The base unit was the Manse. It was a small 18' x 26' two-story house. It consisted of a living room, kitchen, and two bedrooms.
If you added the second central unit, the house was now called the Mansion. To add this second unit, the windows on the right side of the Manse were turned into doors. The living room in the Manse became a huge dining room.
|The Manse on the left. The Mansion on the right. Those four windows on the Manse become doors on the combined floor plan.|
|The Mansion. The house featured dual staircases, a linen closet with built-in drawers, casement windows, and a cedar closet in the large front bedroom.|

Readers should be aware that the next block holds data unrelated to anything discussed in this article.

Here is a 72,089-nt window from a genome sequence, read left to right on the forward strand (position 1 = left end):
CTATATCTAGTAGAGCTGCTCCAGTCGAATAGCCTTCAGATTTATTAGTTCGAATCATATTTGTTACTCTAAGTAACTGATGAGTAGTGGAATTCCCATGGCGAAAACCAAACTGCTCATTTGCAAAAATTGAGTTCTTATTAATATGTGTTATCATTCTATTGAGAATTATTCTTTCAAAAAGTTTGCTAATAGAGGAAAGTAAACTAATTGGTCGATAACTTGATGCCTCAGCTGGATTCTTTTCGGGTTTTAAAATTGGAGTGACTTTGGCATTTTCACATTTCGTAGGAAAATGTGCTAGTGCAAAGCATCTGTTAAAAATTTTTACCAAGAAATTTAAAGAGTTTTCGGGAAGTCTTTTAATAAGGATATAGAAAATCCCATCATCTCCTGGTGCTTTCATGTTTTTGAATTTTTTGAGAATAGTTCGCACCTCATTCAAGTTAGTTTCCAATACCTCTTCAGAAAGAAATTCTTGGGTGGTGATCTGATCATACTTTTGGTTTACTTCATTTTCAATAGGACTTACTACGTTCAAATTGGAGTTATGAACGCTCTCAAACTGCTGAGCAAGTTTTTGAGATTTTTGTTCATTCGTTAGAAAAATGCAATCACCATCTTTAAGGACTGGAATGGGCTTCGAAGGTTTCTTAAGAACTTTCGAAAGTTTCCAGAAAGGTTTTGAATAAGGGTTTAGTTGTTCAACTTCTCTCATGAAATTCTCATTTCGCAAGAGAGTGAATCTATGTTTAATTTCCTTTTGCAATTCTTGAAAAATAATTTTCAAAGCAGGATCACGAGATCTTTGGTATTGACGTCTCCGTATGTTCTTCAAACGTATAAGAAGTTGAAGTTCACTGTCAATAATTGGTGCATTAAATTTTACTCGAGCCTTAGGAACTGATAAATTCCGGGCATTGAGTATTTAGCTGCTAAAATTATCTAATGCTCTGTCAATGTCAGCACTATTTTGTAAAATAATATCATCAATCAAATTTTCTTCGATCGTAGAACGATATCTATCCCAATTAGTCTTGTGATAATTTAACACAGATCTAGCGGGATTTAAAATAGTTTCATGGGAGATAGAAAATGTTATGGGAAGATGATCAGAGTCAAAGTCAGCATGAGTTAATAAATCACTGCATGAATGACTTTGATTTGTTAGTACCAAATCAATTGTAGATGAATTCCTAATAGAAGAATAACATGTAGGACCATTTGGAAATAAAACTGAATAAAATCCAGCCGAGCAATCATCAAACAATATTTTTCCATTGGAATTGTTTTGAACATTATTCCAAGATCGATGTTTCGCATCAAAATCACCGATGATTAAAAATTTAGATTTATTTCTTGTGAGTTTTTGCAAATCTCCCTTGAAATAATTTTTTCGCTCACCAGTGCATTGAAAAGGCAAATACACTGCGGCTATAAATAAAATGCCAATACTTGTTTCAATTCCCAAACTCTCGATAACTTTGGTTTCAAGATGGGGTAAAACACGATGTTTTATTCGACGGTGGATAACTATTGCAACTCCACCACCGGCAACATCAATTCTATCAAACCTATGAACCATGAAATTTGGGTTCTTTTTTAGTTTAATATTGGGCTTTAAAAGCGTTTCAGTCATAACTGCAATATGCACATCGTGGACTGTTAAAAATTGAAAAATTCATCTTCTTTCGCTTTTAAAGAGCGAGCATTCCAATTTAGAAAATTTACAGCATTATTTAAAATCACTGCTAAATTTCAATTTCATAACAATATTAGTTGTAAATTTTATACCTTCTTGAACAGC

If you added another Manse to the right side, the complete house was now called the Manseigneur.
|The Manseigneur consisted of two Manses flanking a central unit.|
|The Manseigneur is a five bedroom, 2.5 bath house that is about 3,000 square feet. It has a first-floor bedroom--unusual for that era.|
I am not sure whether any of these were ever built. The house(s) were sold in 1916, but no longer in the catalog by 1920. This revolutionary kit house was short-lived.